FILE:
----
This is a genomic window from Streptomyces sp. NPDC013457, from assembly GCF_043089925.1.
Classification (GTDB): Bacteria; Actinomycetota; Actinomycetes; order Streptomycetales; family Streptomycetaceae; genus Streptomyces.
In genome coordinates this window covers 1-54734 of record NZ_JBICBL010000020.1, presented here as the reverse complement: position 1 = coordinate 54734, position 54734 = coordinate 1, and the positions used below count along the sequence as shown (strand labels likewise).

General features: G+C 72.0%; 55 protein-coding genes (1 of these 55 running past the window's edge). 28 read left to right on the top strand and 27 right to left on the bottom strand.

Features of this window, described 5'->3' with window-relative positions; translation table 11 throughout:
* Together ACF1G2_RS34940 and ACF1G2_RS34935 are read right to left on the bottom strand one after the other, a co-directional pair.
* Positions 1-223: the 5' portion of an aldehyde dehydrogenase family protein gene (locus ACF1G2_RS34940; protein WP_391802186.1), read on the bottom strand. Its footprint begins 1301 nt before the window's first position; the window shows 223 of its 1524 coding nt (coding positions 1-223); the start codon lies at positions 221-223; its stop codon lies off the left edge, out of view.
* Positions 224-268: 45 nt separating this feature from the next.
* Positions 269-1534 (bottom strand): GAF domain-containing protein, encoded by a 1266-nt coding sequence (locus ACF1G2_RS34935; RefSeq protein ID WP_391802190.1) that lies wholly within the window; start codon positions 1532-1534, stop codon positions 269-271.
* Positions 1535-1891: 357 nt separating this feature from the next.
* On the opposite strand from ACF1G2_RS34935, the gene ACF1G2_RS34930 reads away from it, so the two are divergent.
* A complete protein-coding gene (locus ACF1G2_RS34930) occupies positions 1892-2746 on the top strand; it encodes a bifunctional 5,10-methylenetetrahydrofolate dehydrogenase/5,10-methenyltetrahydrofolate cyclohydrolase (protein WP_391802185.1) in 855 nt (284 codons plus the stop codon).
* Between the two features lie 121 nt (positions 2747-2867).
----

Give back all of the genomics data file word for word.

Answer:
This is a genomic window from Streptomyces sp. NPDC013457, from assembly GCF_043089925.1.
Classification (GTDB): Bacteria; Actinomycetota; Actinomycetes; order Streptomycetales; family Streptomycetaceae; genus Streptomyces.
In genome coordinates this window covers 1-54734 of record NZ_JBICBL010000020.1, presented here as the reverse complement: position 1 = coordinate 54734, position 54734 = coordinate 1, and the positions used below count along the sequence as shown (strand labels likewise).

General features: G+C 72.0%; 55 protein-coding genes (1 of these 55 running past the window's edge). 28 read left to right on the top strand and 27 right to left on the bottom strand.

Features of this window, described 5'->3' with window-relative positions; translation table 11 throughout:
* Together ACF1G2_RS34940 and ACF1G2_RS34935 are read right to left on the bottom strand one after the other, a co-directional pair.
* Positions 1-223: the 5' portion of an aldehyde dehydrogenase family protein gene (locus ACF1G2_RS34940; protein WP_391802186.1), read on the bottom strand. Its footprint begins 1301 nt before the window's first position; the window shows 223 of its 1524 coding nt (coding positions 1-223); the start codon lies at positions 221-223; its stop codon lies off the left edge, out of view.
* Positions 224-268: 45 nt separating this feature from the next.
* Positions 269-1534 (bottom strand): GAF domain-containing protein, encoded by a 1266-nt coding sequence (locus ACF1G2_RS34935; RefSeq protein ID WP_391802190.1) that lies wholly within the window; start codon positions 1532-1534, stop codon positions 269-271.
* Positions 1535-1891: 357 nt separating this feature from the next.
* On the opposite strand from ACF1G2_RS34935, the gene ACF1G2_RS34930 reads away from it, so the two are divergent.
* A complete protein-coding gene (locus ACF1G2_RS34930) occupies positions 1892-2746 on the top strand; it encodes a bifunctional 5,10-methylenetetrahydrofolate dehydrogenase/5,10-methenyltetrahydrofolate cyclohydrolase (protein WP_391802185.1) in 855 nt (284 codons plus the stop codon).
* Between the two features lie 121 nt (positions 2747-2867).